If the democratic uprisings that swept across the states of the former Soviet Union in the early 2000s were “colour revolutions”, then Ethiopia’s counts as a multicoloured one, with flags of many hues representing its more than 80 ethnic groups, The Economist notes.
There is no mistaking the excitement that has gripped the country since April, when Abiy Ahmed took office and embarked on the most radical liberalisation in Ethiopia’s history. But the revolution risks spinning out of control, it cautions:
The wave of protests that brought Abiy to power also exposed the degree to which many Ethiopians do not regard their government as legitimate. District officials across Oromia and Amhara were often the first targets of violent unrest before Abiy took office. Tens of thousands have been replaced, but many are powerless in the face of young protesters. … Some are stockpiling weapons. …. Young Tigrayans have also been calling for weapons and training.
“The risk of chaos, anarchy and state collapse are within the realm of possibility,” says an official.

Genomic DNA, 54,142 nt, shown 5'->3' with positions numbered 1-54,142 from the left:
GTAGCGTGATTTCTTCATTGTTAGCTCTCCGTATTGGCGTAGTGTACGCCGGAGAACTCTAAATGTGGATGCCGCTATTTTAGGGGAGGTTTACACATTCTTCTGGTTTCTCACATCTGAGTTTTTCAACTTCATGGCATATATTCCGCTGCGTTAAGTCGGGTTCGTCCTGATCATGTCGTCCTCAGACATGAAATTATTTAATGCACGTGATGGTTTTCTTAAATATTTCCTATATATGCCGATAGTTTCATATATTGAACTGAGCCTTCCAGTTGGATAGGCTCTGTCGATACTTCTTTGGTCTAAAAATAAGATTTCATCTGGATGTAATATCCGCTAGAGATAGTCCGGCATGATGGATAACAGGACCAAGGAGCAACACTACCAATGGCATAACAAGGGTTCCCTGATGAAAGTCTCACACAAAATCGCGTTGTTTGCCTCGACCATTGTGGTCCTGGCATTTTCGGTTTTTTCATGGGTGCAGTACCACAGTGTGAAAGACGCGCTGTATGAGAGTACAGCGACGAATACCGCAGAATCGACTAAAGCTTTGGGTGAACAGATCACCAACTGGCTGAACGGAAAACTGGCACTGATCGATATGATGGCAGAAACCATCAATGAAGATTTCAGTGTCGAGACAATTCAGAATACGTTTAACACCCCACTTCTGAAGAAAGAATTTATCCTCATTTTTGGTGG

Liberty or disintegration?
Last week Abiy appointed Birtukan Mideksa (right) as head of the board preparing for the next national elections, scheduled for 2020. Birtukan [a former Reagan-Fascell fellow at the National Endowment for Democracy and a recipient of the A. Philip Randolph Institute’s Bayard Rustin Freedom Award] was one of dozens of opposition figures arrested in the violent aftermath of a 2005 vote – when an opposition coalition stood against the government across the country, then challenged the EPRDF’s victory.
Some are urging Abiy to slow his democratic reforms and bring back the iron fist. This would be a mistake, The Economist warns:
In the short term he will need the army and police to stop ethnic violence, but under orders to show restraint. In the long run the only peaceful way to hold Ethiopia together is to persuade all its people that they have a voice. Mr Abiy should hold a credible election in 2020, which he will probably win. He should then start a process of constitutional reform to reduce the power of ethnicity in politics.
“Abiy may see no choice but to use the police and army to separate the factions and restore order,” it adds. “A more lasting solution is likely to involve strengthening state institutions. That would mean curbing the powers of his own office and ensuring that the state itself is bound by the law.”